My local fruit market carries a range of ingredients from around the world. We are often finding items we have never heard of or eaten before. Bravely we take strange packets and tins home and search the internet for information about them. Very few have not been experiences worth the effort. One day we found a cloth bag marked Tarhana … and a new adventure began.
Tarhana came in a bag with no instructions
I asked staff at the fruit market, but they didn’t know anything about what this “Turkish soup with Tomatoes and Piment Sweet Art” was or how to prepare it. Sounds like Turkish Cup-a-soup, or could there be more to the story? Adventurous, (and it was a price we could afford to be adventurous with) we took it anyway.
I searched the internet to find how to make the soup and, not only did I find the recipe on how to make it up, but also the Turkish legend about it. Love food with heart, so here we go…
This story is courtesy of Su from “The Gourmet Touch”, who specialises in Turkish food. Su suggests that people who have travelled in Turkey will tell you of the great hospitality they have been treated to.
“The Turks have a saying which translates to something like “the Lord’s guest”. What this means is that if you should stumble upon somebody’s abode, you will be treated as a guest sent by the Almighty. How cool is that? The hosts will feed you and tend to your needs before putting you on the correct vehicle to your next destination. This, of course, is not something that’s done under an Tourism Board edict. It is an act of generosity and compassion which has much to do with Turkish values.”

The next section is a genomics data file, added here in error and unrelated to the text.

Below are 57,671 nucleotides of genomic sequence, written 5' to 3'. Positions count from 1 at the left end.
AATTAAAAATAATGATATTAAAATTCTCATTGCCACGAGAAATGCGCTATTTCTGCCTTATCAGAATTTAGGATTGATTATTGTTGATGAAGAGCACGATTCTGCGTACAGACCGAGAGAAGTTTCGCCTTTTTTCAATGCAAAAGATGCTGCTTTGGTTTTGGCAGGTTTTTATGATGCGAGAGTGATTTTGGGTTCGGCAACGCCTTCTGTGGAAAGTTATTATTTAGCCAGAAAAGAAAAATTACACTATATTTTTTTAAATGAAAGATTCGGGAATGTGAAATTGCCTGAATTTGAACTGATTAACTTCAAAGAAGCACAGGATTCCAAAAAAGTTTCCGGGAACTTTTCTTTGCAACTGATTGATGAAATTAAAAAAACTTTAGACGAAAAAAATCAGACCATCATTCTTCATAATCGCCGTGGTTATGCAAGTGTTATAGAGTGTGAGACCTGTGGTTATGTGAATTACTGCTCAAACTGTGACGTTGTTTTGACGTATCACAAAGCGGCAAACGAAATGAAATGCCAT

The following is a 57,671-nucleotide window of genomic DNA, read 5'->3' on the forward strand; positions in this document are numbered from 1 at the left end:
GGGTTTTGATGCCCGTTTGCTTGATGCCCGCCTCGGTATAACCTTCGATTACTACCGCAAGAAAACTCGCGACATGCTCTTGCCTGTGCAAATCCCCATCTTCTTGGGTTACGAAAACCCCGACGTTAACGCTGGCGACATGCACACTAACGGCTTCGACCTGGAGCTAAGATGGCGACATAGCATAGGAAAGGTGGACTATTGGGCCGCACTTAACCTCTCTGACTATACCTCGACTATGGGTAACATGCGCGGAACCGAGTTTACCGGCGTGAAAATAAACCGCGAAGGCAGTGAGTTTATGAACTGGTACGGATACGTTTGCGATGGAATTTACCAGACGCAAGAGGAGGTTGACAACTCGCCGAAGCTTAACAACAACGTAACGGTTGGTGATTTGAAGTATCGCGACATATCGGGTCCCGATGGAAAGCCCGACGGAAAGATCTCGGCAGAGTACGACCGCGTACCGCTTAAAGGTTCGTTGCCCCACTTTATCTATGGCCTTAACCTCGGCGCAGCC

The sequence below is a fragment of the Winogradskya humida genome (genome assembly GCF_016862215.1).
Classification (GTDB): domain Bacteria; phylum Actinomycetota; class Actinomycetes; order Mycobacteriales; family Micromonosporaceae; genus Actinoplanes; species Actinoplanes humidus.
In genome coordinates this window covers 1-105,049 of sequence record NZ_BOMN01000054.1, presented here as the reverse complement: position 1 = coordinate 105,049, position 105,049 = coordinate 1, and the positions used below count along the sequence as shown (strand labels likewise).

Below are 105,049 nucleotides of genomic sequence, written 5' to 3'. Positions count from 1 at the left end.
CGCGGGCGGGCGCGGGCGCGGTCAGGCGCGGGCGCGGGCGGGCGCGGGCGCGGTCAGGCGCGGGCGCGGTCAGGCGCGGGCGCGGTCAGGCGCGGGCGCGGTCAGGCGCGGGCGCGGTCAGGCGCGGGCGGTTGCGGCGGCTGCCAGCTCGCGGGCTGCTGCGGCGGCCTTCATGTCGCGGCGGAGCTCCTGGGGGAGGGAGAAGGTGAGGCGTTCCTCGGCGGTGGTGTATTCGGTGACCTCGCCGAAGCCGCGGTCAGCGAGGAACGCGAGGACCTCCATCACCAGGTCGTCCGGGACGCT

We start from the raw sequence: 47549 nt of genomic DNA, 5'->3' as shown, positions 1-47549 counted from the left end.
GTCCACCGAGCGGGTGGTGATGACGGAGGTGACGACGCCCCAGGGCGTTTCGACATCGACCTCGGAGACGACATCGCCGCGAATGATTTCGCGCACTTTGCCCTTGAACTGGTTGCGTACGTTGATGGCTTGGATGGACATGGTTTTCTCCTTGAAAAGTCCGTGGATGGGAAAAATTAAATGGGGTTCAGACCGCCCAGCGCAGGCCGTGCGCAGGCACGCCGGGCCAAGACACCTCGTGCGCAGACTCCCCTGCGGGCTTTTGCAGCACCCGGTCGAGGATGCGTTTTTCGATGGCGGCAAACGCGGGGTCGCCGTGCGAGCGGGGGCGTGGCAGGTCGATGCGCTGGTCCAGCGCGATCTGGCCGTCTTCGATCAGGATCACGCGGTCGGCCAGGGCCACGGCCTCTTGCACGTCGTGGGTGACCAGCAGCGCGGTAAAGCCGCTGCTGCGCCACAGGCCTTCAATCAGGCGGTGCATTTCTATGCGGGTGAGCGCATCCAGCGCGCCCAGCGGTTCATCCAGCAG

So, that’s very lovely, but how does it relate to instant soup mix?
“Legend has it that during the reign of the Ottomans, a Sultan is invited into a back street household where he is offered this soup. He likes it very much and asks for its name. These people are barely struggling to put food on the table so what they eat doesn’t necessarily have a name. It is a soup which is made from dry granules of fermented cracked wheat, yoghurt, and vegetables…”
and spices. In the one that I got there was red pepper; onion; salt; tomatoes; dried mint and yeast.
Tarhana – Turkish instant soup
“…she says “dar hane” soup in answer to the Sultan’s question. This basically means ‘soup of a household of modest means’. Throughout the years it becomes the most consumed soup in the country and its name has mutated to “tarhana”.”
Isn’t that a wonderful story? The idea that this soup is made in order to have on hand something nutritious and tasty to serve a surprise visitor made me want to share this with others. At Christmas time, I made up little bags of Tarhana (just enough to make one or two quantities), along with a copy of this story and the following recipe. I hope that the recipients were able to make this soup when they had guests over.
There are recipes for making the soup from scratch, but this recipe is to make up the soup from the dried prepared Tarhana:
Tarhana ready to eat
3 tbsp Tarhana
2 tbsp tomato paste
2 tbsp butter
3-4 cups chicken broth/water+bouillon
1 tsp salt or to taste
1. Place the Tarhana and 1/2 cup of water in a bowl and leave for an hour, stirring occasionally.
2. In a pot, sauté butter and tomato paste over medium heat.
3. Pour stock into pot and gradually introduce the Tarhana which should now be dissolved.
4. Cook over low-medium heat stirring constantly. Adjust consistency by adding water if you wish.
I hope that one day you see this little white bag (or similar) in a store and think of this story, and the heart that goes into something as simple as ‘instant soup’.